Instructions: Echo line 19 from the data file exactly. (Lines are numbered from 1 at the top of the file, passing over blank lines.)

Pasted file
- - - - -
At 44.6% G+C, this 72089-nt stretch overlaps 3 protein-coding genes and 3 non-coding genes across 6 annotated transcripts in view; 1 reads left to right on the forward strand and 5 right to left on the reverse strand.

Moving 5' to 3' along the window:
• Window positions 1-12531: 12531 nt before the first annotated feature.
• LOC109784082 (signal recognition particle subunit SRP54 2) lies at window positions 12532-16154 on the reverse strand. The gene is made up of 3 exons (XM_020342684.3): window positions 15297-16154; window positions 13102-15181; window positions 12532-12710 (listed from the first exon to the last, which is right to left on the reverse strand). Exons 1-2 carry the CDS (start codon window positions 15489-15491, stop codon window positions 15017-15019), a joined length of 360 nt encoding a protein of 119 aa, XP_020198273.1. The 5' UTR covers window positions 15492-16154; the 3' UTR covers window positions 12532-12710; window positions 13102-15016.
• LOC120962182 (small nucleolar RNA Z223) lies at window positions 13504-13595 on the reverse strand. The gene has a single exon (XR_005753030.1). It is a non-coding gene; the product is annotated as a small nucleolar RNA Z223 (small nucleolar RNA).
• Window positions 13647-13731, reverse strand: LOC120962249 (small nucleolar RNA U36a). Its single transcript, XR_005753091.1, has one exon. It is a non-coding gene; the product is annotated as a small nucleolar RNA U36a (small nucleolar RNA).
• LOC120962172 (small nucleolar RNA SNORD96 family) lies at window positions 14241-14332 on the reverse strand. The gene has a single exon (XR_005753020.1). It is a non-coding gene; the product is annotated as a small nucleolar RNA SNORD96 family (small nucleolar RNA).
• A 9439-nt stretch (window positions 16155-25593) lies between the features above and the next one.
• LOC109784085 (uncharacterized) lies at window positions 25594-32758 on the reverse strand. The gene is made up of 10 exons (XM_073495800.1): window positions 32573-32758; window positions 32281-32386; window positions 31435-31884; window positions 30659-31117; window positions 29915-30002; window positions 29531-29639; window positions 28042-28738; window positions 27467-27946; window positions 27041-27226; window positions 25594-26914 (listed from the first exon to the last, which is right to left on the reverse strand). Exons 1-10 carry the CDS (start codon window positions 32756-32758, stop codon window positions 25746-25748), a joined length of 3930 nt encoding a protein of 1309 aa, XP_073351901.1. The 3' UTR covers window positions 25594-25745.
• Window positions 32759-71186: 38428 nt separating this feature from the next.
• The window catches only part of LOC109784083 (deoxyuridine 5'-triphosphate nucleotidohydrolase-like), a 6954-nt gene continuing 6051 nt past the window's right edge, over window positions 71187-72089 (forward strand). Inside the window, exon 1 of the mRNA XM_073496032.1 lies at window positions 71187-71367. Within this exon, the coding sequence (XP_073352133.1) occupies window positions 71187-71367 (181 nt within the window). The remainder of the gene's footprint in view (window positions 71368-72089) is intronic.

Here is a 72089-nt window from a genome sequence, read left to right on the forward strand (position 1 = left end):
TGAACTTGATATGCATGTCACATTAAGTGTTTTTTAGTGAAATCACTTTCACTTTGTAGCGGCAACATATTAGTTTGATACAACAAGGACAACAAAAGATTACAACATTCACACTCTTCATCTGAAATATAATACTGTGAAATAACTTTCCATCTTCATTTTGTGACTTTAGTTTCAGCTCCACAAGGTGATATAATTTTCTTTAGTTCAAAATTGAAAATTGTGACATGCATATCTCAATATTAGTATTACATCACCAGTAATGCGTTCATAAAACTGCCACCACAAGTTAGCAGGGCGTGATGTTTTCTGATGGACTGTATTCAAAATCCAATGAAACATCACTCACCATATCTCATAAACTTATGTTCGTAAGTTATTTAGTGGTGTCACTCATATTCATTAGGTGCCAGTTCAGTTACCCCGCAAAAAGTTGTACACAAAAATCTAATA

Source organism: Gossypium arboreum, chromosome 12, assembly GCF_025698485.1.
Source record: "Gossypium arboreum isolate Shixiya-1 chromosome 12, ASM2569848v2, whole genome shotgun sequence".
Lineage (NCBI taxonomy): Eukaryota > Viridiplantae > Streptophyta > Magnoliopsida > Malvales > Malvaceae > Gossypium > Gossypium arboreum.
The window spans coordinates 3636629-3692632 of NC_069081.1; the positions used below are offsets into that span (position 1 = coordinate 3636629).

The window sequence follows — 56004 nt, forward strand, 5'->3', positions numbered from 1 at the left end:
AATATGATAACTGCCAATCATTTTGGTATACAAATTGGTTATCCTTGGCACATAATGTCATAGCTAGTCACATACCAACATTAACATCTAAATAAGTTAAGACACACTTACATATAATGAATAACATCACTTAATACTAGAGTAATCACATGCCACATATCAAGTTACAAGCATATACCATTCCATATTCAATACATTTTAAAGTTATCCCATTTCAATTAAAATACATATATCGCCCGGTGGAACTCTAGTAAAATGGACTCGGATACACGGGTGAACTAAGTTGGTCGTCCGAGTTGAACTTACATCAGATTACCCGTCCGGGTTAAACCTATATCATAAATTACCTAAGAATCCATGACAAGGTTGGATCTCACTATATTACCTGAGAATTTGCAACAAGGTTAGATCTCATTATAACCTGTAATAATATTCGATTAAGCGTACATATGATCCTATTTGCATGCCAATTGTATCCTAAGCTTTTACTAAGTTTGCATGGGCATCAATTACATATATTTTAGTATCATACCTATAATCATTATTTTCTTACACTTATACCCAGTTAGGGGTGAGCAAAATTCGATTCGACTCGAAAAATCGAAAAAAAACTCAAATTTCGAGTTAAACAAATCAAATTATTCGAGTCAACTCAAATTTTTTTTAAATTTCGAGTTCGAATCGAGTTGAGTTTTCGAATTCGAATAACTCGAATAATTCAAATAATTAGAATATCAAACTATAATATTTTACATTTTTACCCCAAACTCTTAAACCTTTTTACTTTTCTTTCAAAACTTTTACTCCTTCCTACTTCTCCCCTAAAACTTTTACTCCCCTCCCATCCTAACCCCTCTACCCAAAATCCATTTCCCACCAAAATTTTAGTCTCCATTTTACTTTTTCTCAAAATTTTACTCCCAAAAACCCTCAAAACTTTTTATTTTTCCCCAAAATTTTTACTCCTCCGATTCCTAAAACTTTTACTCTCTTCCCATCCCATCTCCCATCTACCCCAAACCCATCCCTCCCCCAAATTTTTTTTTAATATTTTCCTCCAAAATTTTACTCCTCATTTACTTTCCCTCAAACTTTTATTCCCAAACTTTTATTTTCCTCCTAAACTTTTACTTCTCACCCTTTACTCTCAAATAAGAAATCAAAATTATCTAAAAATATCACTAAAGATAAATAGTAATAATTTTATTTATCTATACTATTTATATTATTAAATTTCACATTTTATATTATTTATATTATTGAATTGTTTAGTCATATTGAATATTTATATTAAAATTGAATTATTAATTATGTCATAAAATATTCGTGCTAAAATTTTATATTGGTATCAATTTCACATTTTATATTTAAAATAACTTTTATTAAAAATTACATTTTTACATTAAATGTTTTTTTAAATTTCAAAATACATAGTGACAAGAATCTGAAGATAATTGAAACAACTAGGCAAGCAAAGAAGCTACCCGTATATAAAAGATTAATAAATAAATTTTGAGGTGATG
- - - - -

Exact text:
AATATGATAACTGCCAATCATTTTGGTATACAAATTGGTTATCCTTGGCACATAATGTCATAGCTAGTCACATACCAACATTAACATCTAAATAAGTTAAGACACACTTACATATAATGAATAACATCACTTAATACTAGAGTAATCACATGCCACATATCAAGTTACAAGCATATACCATTCCATATTCAATACATTTTAAAGTTATCCCATTTCAATTAAAATACATATATCGCCCGGTGGAACTCTAGTAAAATGGACTCGGATACACGGGTGAACTAAGTTGGTCGTCCGAGTTGAACTTACATCAGATTACCCGTCCGGGTTAAACCTATATCATAAATTACCTAAGAATCCATGACAAGGTTGGATCTCACTATATTACCTGAGAATTTGCAACAAGGTTAGATCTCATTATAACCTGTAATAATATTCGATTAAGCGTACATATGATCCTATTTGCATGCCAATTGTATCCTAAGCTTTTACTAAGTTTGCATGGGCATCAATTACATATATTTTAGTATCATACCTATAATCATTATTTTCTTACACTTATACCCAGTTAGGGGTGAGCAAAATTCGATTCGACTCGAAAAATCGAAAAAAAACTCAAATTTCGAGTTAAACAAATCAAATTATTCGAGTCAACTCAAATTTTTTTTAAATTTCGAGTTCGAATCGAGTTGAGTTTTCGAATTCGAATAACTCGAATAATTCAAATAATTAGAATATCAAACTATAATATTTTACATTTTTACCCCAAACTCTTAAACCTTTTTACTTTTCTTTCAAAACTTTTACTCCTTCCTACTTCTCCCCTAAAACTTTTACTCCCCTCCCATCCTAACCCCTCTACCCAAAATCCATTTCCCACCAAAATTTTAGTCTCCATTTTACTTTTTCTCAAAATTTTACTCCCAAAAACCCTCAAAACTTTTTATTTTTCCCCAAAATTTTTACTCCTCCGATTCCTAAAACTTTTACTCTCTTCCCATCCCATCTCCCATCTACCCCAAACCCATCCCTCCCCCAAATTTTTTTTTAATATTTTCCTCCAAAATTTTACTCCTCATTTACTTTCCCTCAAACTTTTATTCCCAAACTTTTATTTTCCTCCTAAACTTTTACTTCTCACCCTTTACTCTCAAATAAGAAATCAAAATTATCTAAAAATATCACTAAAGATAAATAGTAATAATTTTATTTATCTATACTATTTATATTATTAAATTTCACATTTTATATTATTTATATTATTGAATTGTTTAGTCATATTGAATATTTATATTAAAATTGAATTATTAATTATGTCATAAAATATTCGTGCTAAAATTTTATATTGGTATCAATTTCACATTTTATATTTAAAATAACTTTTATTAAAAATTACATTTTTACATTAAATGTTTTTTTAAATTTCAAAATACATAGTGACAAGAATCTGAAGATAATTGAAACAACTAGGCAAGCAAAGAAGCTACCCGTATATAAAAGATTAATAAATAAATTTTGAGGTGATG